Working in mixed media to add patterns on a portrait painting can be a fun way to make it stand out. Here I worked from a reference picture that my daughter took in front of a mirror.
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Here are the steps you can take to paint a watercolor and mixed media portrait with zentangle patterns.
The first step was to transfer your drawing on a piece of watercolor paper, here I used carbon paper, but you could also use a light box.
I used Arches 300 lb so I didn’t need to stretch the paper before painting.
One of the first step when painting with watercolor is often to preserve a few white areas and highlights with masking fluid. I find that using a silicon brush to apply the fluid is one of the most convenient way to do that.
You don’t need many colors to paint a portrait, here I am using a simple palette of Yellow Ocher, Lemon Yellow, Alizarin Crimson, Burnt Sienna, Payne’s Gray, and ultramarine blue to paint the figure.
I am layering colors until I am satisfied with the colors, then using a soft brush and water, I am softening a few edges.
Layering light washes of color is a simple and effective way to paint the figure.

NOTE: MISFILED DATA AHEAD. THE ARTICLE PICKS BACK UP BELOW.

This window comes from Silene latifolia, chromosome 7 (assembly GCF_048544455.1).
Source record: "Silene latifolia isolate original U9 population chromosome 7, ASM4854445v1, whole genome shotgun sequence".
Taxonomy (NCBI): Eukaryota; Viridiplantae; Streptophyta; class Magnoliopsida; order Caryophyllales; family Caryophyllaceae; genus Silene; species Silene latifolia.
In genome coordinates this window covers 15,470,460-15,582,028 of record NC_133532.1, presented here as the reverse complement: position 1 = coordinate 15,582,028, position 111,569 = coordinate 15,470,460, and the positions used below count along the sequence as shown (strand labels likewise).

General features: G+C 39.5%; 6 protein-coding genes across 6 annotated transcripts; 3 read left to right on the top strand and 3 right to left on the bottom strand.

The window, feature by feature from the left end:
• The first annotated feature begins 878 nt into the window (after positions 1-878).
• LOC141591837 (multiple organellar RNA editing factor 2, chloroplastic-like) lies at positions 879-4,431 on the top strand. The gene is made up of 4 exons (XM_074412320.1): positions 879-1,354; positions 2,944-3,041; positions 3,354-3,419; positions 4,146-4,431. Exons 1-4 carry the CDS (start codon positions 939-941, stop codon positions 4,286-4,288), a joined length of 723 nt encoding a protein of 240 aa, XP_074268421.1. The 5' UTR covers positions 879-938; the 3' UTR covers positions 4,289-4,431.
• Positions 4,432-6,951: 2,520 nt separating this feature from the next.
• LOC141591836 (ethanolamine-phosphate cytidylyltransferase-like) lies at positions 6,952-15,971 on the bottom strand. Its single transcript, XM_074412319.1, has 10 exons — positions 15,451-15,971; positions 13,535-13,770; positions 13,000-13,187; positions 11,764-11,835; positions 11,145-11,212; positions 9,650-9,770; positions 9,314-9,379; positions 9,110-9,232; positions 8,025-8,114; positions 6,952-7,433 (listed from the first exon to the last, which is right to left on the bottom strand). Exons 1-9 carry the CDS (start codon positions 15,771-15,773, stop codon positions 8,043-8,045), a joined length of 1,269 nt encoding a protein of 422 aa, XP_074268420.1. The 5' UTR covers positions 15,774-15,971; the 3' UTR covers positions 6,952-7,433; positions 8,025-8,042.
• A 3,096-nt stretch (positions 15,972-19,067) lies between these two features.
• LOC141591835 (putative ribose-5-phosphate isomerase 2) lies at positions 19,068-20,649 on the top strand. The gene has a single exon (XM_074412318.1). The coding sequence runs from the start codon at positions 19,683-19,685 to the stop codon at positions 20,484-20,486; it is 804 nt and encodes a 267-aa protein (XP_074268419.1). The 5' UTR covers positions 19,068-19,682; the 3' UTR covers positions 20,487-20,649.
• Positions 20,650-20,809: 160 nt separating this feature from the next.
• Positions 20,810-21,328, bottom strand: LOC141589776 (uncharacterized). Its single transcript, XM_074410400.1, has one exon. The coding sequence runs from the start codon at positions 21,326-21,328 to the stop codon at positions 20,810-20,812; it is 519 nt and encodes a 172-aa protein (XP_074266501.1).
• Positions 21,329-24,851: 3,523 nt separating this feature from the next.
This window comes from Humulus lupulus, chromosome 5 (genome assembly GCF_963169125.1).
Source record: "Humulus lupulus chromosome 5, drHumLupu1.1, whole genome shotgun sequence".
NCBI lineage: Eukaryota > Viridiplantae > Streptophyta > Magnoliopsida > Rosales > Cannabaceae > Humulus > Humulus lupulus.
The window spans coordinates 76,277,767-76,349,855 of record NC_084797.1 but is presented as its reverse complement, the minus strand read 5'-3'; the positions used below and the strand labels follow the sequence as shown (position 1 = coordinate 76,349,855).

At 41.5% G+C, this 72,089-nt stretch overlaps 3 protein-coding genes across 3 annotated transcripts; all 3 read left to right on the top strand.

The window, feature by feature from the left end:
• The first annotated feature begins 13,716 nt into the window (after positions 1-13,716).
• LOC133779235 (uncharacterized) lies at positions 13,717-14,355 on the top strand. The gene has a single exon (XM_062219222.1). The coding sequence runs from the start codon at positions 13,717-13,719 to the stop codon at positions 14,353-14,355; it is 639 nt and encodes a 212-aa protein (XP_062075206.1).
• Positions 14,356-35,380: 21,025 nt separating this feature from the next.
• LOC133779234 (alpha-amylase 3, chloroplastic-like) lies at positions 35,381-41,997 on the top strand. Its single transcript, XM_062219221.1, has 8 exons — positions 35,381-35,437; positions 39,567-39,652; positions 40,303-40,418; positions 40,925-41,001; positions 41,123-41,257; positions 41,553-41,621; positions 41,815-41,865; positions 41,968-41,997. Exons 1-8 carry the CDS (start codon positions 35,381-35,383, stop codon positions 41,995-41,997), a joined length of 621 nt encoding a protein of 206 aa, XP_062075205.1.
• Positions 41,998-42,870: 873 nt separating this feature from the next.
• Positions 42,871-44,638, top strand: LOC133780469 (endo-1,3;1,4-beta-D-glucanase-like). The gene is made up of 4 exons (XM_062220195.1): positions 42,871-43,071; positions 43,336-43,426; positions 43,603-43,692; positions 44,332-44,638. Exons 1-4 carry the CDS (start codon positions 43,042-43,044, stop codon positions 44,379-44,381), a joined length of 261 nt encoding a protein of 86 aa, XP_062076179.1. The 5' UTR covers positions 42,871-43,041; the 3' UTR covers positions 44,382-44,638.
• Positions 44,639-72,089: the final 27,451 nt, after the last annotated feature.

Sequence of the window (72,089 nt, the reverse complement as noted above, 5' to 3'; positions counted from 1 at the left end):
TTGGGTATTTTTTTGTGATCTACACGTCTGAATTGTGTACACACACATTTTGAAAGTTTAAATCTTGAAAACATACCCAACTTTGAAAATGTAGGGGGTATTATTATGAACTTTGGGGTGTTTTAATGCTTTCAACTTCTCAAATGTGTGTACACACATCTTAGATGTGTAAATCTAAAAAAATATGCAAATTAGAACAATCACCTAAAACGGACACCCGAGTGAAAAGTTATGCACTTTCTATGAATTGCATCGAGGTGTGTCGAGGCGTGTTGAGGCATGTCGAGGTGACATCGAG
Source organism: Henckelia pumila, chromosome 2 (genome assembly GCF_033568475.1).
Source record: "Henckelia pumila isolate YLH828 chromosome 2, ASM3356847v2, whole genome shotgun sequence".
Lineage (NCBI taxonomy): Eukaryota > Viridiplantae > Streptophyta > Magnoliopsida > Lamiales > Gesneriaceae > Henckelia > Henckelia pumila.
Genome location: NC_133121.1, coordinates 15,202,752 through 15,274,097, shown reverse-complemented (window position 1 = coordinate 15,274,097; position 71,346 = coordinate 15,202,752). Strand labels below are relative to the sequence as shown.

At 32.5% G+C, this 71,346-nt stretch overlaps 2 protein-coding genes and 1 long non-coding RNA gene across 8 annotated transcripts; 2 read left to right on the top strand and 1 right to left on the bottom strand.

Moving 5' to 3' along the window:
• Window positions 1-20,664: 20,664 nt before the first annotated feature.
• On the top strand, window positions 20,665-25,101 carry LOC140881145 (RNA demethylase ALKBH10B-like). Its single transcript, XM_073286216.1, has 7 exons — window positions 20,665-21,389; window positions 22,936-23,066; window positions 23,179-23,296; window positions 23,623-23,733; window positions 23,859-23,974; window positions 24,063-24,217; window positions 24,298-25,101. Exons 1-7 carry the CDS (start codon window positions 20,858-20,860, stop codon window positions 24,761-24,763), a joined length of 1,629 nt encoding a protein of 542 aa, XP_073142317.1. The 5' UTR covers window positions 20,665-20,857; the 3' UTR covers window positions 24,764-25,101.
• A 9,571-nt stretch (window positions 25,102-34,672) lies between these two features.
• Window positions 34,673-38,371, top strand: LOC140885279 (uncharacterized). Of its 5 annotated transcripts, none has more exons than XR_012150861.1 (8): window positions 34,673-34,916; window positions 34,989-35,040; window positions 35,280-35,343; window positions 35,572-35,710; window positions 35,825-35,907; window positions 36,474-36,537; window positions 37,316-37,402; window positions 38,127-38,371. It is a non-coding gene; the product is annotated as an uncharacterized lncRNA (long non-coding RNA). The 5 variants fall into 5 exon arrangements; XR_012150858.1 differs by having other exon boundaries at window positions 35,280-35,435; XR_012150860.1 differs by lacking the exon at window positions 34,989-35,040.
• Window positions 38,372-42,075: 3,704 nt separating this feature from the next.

The next step is taking off the masking fluid and softening a few edges also with a stiff brush and water.
It is a good idea to blend the areas that were preserved with masking fluid on the hair and perhaps adding a few highlights as well with a stiff brush and water.
At that point the portrait looks like this.
Next I am painting the whole background with India Ink, paying extra attention to the edges. India Ink is ready to be painted and very dark, so it is more convenient to use than black watercolor, but black watercolor would work as well, or black acrylic paint.
I want a bit of texture on the background, so I am not looking for an even flat color, I want a bit of variation.
Next I am preparing a bit of white acrylic paint. I am going to go over the India Ink and because the acrylic is a bit translucent, some of the India Ink background will show through in some places.
When painting around the figure I want to leave a fine black outline for interest.
I let the background dry overnight.
Next I am drawing circles using the lens of the camera as the center. As the circles would be too big for a regular compass, I did build a simple system with a thread.
I am filling the circles with patterns I am drawing with a red colored pencil, you could also use a watercolor pencil.
On some of the dark areas of the patterns, I will paint on top of the colored pencils with red watercolor paint to add a bit of contrast. I am also painting the outer circle with red watercolor paint. Because of the acrylic layer underneath the red watercolor paint is drying making interesting patterns.